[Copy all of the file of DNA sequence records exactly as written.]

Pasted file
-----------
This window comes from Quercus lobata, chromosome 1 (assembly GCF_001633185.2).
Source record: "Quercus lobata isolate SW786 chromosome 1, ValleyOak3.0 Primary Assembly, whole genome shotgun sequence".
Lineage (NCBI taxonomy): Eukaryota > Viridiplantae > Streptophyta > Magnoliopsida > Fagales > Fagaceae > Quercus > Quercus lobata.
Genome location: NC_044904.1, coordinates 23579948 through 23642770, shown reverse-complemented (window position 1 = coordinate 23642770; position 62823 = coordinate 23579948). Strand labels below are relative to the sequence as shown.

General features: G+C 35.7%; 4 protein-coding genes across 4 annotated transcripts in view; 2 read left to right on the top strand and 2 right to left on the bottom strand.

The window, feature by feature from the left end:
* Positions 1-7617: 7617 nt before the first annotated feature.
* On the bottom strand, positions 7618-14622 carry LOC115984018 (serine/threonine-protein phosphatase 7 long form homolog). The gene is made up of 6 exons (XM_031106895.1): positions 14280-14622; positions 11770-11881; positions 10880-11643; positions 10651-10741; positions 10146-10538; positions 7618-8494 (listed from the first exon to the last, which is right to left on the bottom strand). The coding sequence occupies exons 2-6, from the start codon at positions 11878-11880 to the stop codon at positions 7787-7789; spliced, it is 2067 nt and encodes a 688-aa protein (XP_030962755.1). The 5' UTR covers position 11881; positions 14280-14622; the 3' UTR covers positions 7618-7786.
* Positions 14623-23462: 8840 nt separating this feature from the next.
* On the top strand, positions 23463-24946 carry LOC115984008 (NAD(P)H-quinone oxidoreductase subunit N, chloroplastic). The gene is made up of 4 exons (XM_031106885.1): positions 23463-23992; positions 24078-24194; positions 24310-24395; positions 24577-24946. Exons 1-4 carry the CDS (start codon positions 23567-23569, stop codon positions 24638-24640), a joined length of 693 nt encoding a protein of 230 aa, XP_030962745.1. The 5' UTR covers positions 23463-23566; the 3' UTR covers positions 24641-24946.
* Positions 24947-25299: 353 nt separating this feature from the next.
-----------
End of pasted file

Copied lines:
This window comes from Quercus lobata, chromosome 1 (assembly GCF_001633185.2).
Source record: "Quercus lobata isolate SW786 chromosome 1, ValleyOak3.0 Primary Assembly, whole genome shotgun sequence".
Lineage (NCBI taxonomy): Eukaryota > Viridiplantae > Streptophyta > Magnoliopsida > Fagales > Fagaceae > Quercus > Quercus lobata.
Genome location: NC_044904.1, coordinates 23579948 through 23642770, shown reverse-complemented (window position 1 = coordinate 23642770; position 62823 = coordinate 23579948). Strand labels below are relative to the sequence as shown.

General features: G+C 35.7%; 4 protein-coding genes across 4 annotated transcripts in view; 2 read left to right on the top strand and 2 right to left on the bottom strand.

The window, feature by feature from the left end:
* Positions 1-7617: 7617 nt before the first annotated feature.
* On the bottom strand, positions 7618-14622 carry LOC115984018 (serine/threonine-protein phosphatase 7 long form homolog). The gene is made up of 6 exons (XM_031106895.1): positions 14280-14622; positions 11770-11881; positions 10880-11643; positions 10651-10741; positions 10146-10538; positions 7618-8494 (listed from the first exon to the last, which is right to left on the bottom strand). The coding sequence occupies exons 2-6, from the start codon at positions 11878-11880 to the stop codon at positions 7787-7789; spliced, it is 2067 nt and encodes a 688-aa protein (XP_030962755.1). The 5' UTR covers position 11881; positions 14280-14622; the 3' UTR covers positions 7618-7786.
* Positions 14623-23462: 8840 nt separating this feature from the next.
* On the top strand, positions 23463-24946 carry LOC115984008 (NAD(P)H-quinone oxidoreductase subunit N, chloroplastic). The gene is made up of 4 exons (XM_031106885.1): positions 23463-23992; positions 24078-24194; positions 24310-24395; positions 24577-24946. Exons 1-4 carry the CDS (start codon positions 23567-23569, stop codon positions 24638-24640), a joined length of 693 nt encoding a protein of 230 aa, XP_030962745.1. The 5' UTR covers positions 23463-23566; the 3' UTR covers positions 24641-24946.
* Positions 24947-25299: 353 nt separating this feature from the next.